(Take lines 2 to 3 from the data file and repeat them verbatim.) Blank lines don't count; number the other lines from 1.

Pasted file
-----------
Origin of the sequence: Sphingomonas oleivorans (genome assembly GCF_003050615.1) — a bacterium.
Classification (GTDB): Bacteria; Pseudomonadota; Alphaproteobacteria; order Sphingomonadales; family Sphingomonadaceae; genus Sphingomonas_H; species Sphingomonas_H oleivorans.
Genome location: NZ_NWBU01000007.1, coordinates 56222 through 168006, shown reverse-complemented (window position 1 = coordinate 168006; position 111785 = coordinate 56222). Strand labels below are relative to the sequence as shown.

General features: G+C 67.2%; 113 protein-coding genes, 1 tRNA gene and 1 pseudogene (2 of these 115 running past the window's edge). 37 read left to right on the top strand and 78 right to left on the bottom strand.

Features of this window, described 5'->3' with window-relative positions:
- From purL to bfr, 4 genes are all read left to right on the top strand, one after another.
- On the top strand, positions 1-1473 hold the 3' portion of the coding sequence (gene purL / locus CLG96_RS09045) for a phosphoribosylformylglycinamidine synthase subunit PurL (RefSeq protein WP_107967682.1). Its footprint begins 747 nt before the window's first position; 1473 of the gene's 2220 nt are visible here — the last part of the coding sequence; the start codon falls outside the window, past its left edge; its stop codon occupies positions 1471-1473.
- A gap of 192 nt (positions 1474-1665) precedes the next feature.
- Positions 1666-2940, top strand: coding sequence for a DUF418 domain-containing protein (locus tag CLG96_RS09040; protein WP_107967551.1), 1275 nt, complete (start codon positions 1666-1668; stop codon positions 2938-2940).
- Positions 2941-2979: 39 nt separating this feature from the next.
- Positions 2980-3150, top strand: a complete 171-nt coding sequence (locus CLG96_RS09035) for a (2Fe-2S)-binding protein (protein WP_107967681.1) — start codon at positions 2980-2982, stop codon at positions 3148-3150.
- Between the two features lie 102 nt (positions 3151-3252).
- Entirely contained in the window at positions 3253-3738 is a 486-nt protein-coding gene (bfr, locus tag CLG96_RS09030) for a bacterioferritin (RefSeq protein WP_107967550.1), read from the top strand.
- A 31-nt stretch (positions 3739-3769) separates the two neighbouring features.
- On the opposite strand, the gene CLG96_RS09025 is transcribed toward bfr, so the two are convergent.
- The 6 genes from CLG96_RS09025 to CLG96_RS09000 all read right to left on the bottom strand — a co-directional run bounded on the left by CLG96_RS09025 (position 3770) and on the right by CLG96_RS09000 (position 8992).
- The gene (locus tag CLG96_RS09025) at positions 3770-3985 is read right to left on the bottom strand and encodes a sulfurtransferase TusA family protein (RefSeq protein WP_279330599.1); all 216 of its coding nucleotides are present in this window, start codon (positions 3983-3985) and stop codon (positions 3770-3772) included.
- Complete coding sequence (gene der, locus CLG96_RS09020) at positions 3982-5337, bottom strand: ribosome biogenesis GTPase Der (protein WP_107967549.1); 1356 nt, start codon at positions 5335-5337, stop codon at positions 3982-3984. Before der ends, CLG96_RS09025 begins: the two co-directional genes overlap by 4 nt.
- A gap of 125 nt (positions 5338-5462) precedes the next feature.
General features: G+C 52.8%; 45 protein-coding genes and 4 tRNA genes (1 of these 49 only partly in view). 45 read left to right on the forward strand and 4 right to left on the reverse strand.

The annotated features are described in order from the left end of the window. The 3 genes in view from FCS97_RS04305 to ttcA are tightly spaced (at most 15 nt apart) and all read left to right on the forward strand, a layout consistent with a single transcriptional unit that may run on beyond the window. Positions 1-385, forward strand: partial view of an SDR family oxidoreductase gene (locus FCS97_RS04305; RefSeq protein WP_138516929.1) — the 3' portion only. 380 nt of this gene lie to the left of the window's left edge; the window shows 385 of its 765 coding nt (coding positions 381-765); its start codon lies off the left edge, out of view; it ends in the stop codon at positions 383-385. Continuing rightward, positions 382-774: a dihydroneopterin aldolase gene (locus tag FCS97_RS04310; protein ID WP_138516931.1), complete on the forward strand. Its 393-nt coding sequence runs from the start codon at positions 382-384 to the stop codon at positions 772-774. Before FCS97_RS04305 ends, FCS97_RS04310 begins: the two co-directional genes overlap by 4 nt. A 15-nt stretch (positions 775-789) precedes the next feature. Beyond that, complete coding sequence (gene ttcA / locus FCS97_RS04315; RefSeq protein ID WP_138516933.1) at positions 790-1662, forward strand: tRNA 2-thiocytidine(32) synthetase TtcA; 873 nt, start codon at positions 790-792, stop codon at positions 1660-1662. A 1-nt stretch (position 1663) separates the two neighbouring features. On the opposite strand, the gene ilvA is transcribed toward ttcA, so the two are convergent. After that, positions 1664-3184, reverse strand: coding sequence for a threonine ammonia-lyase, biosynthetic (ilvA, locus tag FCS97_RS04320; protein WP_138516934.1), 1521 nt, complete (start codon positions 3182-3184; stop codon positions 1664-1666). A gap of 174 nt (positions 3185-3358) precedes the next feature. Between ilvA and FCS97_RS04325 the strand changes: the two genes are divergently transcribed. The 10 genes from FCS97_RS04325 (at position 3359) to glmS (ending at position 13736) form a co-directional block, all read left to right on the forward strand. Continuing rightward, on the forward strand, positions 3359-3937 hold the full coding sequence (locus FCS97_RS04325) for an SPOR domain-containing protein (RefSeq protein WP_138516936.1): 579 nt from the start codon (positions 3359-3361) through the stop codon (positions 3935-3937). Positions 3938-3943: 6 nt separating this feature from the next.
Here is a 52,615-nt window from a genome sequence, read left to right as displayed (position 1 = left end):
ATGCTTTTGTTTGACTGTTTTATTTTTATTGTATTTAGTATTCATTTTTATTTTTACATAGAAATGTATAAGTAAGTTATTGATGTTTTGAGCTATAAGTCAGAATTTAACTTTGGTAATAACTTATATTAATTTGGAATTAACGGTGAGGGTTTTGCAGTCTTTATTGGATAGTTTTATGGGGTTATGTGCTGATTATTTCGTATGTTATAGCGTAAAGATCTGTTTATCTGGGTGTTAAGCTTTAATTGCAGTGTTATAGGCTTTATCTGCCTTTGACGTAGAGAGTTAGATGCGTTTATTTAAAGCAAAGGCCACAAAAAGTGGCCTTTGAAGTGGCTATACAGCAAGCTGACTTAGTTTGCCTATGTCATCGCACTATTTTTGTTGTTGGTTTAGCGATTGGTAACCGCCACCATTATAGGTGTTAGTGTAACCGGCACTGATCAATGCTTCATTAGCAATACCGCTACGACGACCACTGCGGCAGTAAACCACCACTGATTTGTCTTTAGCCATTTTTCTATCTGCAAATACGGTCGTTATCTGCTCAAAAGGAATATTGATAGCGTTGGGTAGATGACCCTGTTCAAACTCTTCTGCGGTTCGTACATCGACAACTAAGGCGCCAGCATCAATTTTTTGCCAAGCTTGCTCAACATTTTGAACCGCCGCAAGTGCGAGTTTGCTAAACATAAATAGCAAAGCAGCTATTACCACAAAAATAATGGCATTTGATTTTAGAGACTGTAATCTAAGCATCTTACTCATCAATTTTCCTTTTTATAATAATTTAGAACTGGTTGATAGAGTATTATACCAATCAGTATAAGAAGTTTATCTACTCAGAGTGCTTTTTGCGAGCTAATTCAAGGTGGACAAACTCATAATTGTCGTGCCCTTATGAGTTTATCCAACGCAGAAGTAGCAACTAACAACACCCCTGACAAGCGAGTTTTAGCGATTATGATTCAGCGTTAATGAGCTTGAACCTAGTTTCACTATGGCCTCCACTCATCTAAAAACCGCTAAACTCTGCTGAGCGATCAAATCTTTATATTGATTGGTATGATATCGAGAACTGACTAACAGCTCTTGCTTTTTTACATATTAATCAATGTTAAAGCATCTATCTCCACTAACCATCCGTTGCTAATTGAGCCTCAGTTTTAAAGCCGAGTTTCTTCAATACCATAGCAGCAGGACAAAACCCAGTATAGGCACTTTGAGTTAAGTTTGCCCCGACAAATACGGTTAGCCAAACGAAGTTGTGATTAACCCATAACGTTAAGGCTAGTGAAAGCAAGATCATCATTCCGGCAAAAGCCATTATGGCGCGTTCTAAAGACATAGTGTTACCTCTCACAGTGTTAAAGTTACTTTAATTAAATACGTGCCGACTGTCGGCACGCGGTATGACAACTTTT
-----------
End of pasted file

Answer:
Classification (GTDB): Bacteria; Pseudomonadota; Alphaproteobacteria; order Sphingomonadales; family Sphingomonadaceae; genus Sphingomonas_H; species Sphingomonas_H oleivorans.
Genome location: NZ_NWBU01000007.1, coordinates 56222 through 168006, shown reverse-complemented (window position 1 = coordinate 168006; position 111785 = coordinate 56222). Strand labels below are relative to the sequence as shown.